But when you draw a picture, everybody can understand it.

If I draw a cartoon of a flower, then every man, woman, and child in the world can look at it and say, "That's a flower." (1.44-1.50)

Notice how Arnold's relationship to reading and drawing is different from his sister or Rowdy, both of whom at times use reading and writing as an escape from their reality, instead of sharing their realities with the wide world.

Arnold Is A Fighter.

Arnold has hope, and he hasn't given up... even though there are some pretty major forces conspiring against him. In fact, he's so much of a fighter that he throws his textbook in his geometry teacher's face. (Don't try this at home, kids.) This fighting spirit makes Mr. P notice him. In fact, Mr. P delivers one of the most stirring speeches in the novel—after, we assume, he iced his textbook-bruised nose:

"You've been fighting since you were born," he said. "You fought off that brain surgery. You fought off those seizures. You fought off all the drunks and drug addicts. You kept your hope. And now, you have to take your hope and go somewhere where other people have hope."

I was starting to understand. He was a math teacher. I had to add my hope to somebody else's hope. I had to multiply my hope.

"Where is hope?" I asked. "Who has hope?"

"Son," Mr. P said. "You're going to find more and more hope the farther and farther you walk away from this sad, sad, sad reservation." (5.163-5.168)

Arnold just won't quit, and it's one of the major keys to his survival: he's in it to—if not win it—at least to show people what he's got.

Arnold Is A "Part-Time" Indian.

One of the major conflicts that Arnold faces in this book is between his part-time Indian Wellpinit self (Junior) and his Reardan self (Arnold):

Traveling between Reardan and Wellpinit, between the little white town and the reservation, I always felt like a stranger.

I was half Indian in one place and half white in the other.

It was like being Indian was my job, but it was only a part-time job. And it didn't pay well. (17.1-17.3)

On the reservation he is bullied and picked on, while at Reardan he earns respect and decides to break free of his old life. But he's still filled with guilt about leaving his hometown behind—at least until he realizes that he still has his buddy Rowdy's respect.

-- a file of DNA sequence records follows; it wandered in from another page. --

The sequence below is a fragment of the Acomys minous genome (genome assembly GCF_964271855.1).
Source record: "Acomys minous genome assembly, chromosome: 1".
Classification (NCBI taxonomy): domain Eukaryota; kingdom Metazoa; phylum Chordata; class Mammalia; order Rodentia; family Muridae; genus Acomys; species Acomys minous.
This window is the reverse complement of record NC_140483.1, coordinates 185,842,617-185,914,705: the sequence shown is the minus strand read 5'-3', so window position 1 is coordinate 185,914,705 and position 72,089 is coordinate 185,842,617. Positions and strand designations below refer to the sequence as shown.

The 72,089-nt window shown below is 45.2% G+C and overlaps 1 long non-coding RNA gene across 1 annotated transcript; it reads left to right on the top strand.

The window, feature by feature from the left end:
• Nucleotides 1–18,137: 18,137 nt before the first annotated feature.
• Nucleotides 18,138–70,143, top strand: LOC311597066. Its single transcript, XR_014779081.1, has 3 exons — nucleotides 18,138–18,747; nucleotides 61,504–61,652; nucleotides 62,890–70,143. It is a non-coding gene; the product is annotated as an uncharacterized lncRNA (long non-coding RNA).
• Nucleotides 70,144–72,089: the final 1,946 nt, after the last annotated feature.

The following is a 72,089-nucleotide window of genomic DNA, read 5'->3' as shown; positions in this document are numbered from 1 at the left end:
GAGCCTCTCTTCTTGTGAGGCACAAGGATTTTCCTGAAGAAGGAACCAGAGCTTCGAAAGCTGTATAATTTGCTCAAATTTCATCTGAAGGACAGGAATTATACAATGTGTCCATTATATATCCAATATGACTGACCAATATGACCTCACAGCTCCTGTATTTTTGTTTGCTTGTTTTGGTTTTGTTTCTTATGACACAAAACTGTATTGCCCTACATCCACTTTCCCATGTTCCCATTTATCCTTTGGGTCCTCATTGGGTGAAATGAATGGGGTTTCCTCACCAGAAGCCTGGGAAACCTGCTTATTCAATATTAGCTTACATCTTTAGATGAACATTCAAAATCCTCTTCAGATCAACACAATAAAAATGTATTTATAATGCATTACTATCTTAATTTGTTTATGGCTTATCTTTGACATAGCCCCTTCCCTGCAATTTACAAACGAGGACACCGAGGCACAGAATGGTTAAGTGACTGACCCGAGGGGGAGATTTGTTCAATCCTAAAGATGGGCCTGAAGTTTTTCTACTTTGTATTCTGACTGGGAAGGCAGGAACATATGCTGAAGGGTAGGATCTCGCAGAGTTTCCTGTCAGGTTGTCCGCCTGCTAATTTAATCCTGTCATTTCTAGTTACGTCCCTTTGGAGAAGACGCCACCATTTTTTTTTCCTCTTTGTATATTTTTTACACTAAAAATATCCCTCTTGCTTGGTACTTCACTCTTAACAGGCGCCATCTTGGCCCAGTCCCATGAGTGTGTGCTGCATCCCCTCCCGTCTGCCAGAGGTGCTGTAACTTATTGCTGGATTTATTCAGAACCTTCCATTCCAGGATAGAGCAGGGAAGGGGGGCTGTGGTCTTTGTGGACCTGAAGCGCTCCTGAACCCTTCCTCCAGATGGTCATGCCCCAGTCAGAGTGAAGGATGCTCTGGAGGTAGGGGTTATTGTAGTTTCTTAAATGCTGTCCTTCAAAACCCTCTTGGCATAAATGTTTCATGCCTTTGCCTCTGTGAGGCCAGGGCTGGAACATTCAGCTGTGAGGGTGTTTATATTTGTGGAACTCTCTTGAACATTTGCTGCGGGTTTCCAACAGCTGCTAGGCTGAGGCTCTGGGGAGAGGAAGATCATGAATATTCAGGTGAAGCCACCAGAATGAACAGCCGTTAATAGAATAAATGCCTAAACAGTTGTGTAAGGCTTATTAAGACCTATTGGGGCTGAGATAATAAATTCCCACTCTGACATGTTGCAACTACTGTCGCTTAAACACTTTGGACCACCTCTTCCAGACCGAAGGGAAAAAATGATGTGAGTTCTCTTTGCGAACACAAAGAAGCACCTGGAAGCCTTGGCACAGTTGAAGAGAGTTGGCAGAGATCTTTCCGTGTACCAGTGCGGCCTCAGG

Arnold Is A Scapegoat.

Ah, the scapegoat. Or, as the Greeks would have it: the pharmakos. Every society has someone they pick on or blame things on. We see Arnold playing that role on the reservation quite a bit—like when the two basketball teams face off against each other in Chapters 20 and 25. We also see some scapegoating going on when Rowdy blames Arnold for Mary's death (27.193).

Why do you think that is? Think about Gordy and Arnold's conversation about weird people getting banished in Chapter 18.

Arnold Is A Boy From Many Tribes. He Is A Nomad.

Arnold decides that he's not simply "Indian" or "white," but a person who belongs to many different tribes (29.31-34). The book also ends with a conversation with Rowdy in which they talk about being a nomad—Rowdy forgives his friend for leaving town and assures him that he'll support Arnold's nomadic ways.

This leads to a breakthrough for our hero—the mark of many an awesome bildungsroman—where he finally understands that he can contain multitudes and still be a-okay. In fact, being a member of many tribes becomes a cornerstone of Arnold's identity:

I realized that, sure, I was a Spokane Indian. I belonged to that tribe. But I also belonged to the tribe of American immigrants. And to the tribe of basketball players. And to the tribe of bookworms.

And to the tribe of cartoonists.

And to the tribe of chronic masturbators.

And the tribe of teenage boys.

And the tribe of small-town kids.

And the tribe of Pacific Northwesterners.

And the tribe of tortilla chips-and-salsa lovers.

And the tribe of poverty.

And the tribe of funeral goers.

And the tribe of beloved sons.

And the tribe of boys who really missed their best friends.

It was a huge realization.

And that's when I knew that I was going to be okay. (29.31-29.43)

Seriously: have more relatable words ever been written? (Although we can't imagine anyone not being in the tribe of "chip-and-salsa lovers.") Arnold goes from identifying himself as primarily a "weirdo" kid with "water on the brain" to writing a long, almost inexhaustible list of all the things that make him Arnold. In other words, he goes from identifying himself as an outsider to identifying himself as an insider—he's included in a dizzyingly eclectic list of communities.

Arnold Spirit, Junior Timeline